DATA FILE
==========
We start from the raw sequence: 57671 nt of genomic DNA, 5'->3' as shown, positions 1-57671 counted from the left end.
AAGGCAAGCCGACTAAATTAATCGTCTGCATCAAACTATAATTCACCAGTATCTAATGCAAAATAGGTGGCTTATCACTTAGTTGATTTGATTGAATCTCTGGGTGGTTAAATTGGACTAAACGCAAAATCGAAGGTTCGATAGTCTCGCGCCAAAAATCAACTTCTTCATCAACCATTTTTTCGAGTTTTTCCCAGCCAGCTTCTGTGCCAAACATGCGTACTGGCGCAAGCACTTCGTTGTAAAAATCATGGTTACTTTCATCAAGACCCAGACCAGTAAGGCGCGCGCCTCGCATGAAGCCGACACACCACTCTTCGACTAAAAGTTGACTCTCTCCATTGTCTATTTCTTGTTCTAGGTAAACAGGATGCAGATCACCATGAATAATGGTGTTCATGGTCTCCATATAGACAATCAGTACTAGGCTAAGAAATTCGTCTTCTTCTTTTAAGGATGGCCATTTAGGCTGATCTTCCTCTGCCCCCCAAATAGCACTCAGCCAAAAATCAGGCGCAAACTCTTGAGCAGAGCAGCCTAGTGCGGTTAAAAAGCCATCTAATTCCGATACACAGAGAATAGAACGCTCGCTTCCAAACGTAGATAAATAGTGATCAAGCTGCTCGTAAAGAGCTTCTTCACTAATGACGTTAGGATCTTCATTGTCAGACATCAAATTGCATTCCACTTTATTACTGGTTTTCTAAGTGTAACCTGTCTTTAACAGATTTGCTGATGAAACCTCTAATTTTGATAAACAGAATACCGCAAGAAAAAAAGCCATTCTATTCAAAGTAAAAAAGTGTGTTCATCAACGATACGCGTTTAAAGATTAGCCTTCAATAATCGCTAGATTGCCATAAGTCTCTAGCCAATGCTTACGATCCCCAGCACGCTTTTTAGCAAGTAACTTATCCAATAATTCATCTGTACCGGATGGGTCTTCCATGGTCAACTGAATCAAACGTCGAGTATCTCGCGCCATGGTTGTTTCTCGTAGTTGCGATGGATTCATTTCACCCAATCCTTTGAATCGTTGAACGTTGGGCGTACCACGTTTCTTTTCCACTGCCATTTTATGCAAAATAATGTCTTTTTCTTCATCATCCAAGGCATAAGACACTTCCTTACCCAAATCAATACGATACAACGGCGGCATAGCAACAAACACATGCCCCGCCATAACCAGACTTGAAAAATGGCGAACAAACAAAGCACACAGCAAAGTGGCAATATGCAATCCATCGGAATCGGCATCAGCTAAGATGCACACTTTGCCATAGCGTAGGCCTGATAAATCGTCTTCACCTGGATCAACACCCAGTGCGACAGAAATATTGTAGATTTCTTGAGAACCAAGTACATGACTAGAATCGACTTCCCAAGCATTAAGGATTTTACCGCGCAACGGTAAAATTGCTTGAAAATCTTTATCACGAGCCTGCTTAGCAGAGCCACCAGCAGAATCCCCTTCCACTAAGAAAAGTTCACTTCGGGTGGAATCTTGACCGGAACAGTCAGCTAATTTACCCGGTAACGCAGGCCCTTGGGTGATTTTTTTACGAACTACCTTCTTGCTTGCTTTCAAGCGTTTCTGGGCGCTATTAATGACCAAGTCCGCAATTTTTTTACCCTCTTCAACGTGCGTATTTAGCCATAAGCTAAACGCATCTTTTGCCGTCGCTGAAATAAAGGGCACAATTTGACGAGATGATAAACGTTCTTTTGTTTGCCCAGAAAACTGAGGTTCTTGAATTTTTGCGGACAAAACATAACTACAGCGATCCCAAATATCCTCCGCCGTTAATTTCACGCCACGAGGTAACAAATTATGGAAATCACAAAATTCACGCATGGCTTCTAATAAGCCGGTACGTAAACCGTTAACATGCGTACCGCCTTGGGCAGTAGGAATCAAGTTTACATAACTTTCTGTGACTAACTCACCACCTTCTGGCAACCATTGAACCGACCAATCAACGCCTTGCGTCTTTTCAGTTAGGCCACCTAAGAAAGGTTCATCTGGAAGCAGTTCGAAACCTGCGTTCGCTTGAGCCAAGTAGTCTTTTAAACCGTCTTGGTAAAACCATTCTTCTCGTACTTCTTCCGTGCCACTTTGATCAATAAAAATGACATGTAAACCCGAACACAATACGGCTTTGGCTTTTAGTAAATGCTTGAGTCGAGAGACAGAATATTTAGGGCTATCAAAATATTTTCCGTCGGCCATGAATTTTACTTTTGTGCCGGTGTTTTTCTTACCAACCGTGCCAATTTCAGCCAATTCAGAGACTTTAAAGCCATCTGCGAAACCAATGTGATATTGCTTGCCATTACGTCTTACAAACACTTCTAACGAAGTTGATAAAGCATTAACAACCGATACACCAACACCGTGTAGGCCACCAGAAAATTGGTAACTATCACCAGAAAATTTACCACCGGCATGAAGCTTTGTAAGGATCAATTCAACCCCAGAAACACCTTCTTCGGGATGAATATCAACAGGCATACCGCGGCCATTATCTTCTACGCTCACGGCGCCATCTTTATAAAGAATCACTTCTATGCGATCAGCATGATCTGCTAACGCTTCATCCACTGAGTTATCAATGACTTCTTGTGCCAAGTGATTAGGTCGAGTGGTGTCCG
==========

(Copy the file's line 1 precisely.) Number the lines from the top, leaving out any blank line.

We start from the raw sequence: 57671 nt of genomic DNA, 5'->3' as shown, positions 1-57671 counted from the left end.